Many of you voted for Republican leadership in this election, including Wisconsin’s re-election of Scott Walker. This is true despite the fact that corporate profits are at record highs. We are adding approximately 200,000 jobs per month, unemployment is below 6%, and the gross national product growth is through the roof. It is true despite the fact that the dollar is stronger than it has been in years. Interest rates are historically low (haven’t been lower in 30 + years), gas prices are falling, the stock market is at record highs, there is little of no inflation, oil imports are declining, and domestic oil production is increasing rapidly. The wealthiest among us are still making tons of money and there is virtually no inflation. Democratic candidates ran from the President who has presided over this economic boon; some treated him like he had Ebola. His popularity is at an all-time low. CAN SOMEONE EXPLAIN THIS TO ME?
We seem to have a burning desire to vote against our own best interests. Politicians aren’t helping us in the slightest. The Republicans care only about the pocketbooks of their wealthy corporate contributors (the same is true of many Dems) and the Dems do not seem willing to embrace progressive policies, progressive political philosophies, and progressive candidates, many of whom lost elections last Tuesday and many whom helped bring us the terrific post 2008 recovery statistics previously cited. Most of those same Republicans are pro-life, anti-justice/pro tort reform, pro-corporation/anti-citizen, against marriage equality, and “dumb and dumber” on most important issues. They are absolutely contrary to what most polls show America wants, yet we keep voting for these guys. We keep voting against our own interests and agendas. Why? The best example is what the polls show – that the vast majority of citizens are happy with “ObamaCare,” yet we went out and voted for Republicans who swear to repeal it. Huh?!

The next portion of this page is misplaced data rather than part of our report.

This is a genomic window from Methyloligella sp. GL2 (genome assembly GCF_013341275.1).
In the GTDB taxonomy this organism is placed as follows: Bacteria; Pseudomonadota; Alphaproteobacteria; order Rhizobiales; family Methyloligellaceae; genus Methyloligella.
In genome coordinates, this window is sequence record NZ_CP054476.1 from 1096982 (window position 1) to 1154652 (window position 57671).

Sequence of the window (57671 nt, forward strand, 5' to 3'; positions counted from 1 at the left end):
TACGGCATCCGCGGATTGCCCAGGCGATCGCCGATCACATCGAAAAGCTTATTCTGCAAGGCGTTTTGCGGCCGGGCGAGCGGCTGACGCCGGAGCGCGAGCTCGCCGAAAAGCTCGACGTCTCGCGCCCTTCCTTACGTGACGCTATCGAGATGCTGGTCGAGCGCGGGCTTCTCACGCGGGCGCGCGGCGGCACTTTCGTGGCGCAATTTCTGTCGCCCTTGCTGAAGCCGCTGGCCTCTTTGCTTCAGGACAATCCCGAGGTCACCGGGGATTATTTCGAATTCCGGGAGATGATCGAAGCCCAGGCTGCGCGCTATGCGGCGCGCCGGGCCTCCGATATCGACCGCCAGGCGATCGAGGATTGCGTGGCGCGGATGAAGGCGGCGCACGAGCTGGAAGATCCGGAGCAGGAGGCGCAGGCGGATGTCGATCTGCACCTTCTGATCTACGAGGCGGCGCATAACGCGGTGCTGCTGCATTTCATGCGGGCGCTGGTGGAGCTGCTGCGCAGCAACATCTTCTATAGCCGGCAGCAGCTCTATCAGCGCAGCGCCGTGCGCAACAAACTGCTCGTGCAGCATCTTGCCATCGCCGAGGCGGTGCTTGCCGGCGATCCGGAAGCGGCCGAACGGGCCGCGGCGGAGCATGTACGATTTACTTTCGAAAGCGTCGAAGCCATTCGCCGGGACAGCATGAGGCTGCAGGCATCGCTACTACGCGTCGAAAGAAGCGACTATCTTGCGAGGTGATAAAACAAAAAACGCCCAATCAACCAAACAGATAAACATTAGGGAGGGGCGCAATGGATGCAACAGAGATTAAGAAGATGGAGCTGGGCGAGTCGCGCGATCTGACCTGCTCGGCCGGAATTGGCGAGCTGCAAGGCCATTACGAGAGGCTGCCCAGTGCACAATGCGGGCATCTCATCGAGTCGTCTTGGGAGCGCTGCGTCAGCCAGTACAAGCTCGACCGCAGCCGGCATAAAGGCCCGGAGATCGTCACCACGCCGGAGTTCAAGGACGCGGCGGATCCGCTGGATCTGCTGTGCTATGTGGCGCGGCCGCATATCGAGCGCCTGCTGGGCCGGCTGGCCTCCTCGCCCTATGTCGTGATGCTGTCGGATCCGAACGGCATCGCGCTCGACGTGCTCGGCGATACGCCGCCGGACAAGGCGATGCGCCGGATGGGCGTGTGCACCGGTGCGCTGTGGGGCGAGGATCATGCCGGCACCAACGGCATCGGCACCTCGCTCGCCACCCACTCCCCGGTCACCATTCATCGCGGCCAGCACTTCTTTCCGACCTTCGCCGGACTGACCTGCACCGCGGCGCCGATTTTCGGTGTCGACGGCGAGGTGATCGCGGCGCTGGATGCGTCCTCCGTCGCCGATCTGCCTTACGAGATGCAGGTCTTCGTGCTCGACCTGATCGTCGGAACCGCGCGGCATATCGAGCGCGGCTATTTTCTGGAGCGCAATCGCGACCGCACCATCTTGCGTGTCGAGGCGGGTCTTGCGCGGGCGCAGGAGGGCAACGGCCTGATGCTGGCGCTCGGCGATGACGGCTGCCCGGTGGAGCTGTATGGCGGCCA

Despite what you may hear, juries are, typically, conservative in their awards. Given the outrageous failure here (failure to prescribe a $25 medication) and the terrible result of that failure (the loss of all of this woman’s limbs), this jury did the right thing. Why should this victim’s burden of care fall to the taxpayers?
Any attempt to take power away from a jury is an attempt to take power from the citizens of Wisconsin. Placing the reins of justice in the hands of the US Chamber of Commerce and special interest groups only encourages corporations and insurance companies to continue to put profits over safety. And why does a significant majority (some “Tea Party” Repubs are 7th Amendment advocates, but they are a party minority) of Republicans support these anti-citizen reforms? I thought they were the “hands off” party, the party of personal responsibility, the strict support of the constitution party, the party of no-bailouts. Why are they for “bailing out” the insurance and medical industries at taxpayer expense? Why isn’t the 7th Amendment as important as the 2nd? Wouldn’t it be easier to stop the reason for the lawsuits? Wouldn’t it be easier to fix the problem rather than restricting recovery and court access to victims?
The citizens of Wisconsin, with only themselves to blame, should ask their legislators to fix this substantial injustice. They, and ALL citizens affected by these important issues, should pay more attention to the issues and what their elected officials are doing about them. If these officials are acting in a manner contrary to the interests of the average citizen, have the guts and common sense to vote them out of office.
Attorney, certified civil mediator, and award-winning author of the Zachary Blake Betrayal Series. Mark Bello is also a member of the State Bar of Michigan, a sustaining member of the Michigan Association for Justice, and a member of the American Association for Justice.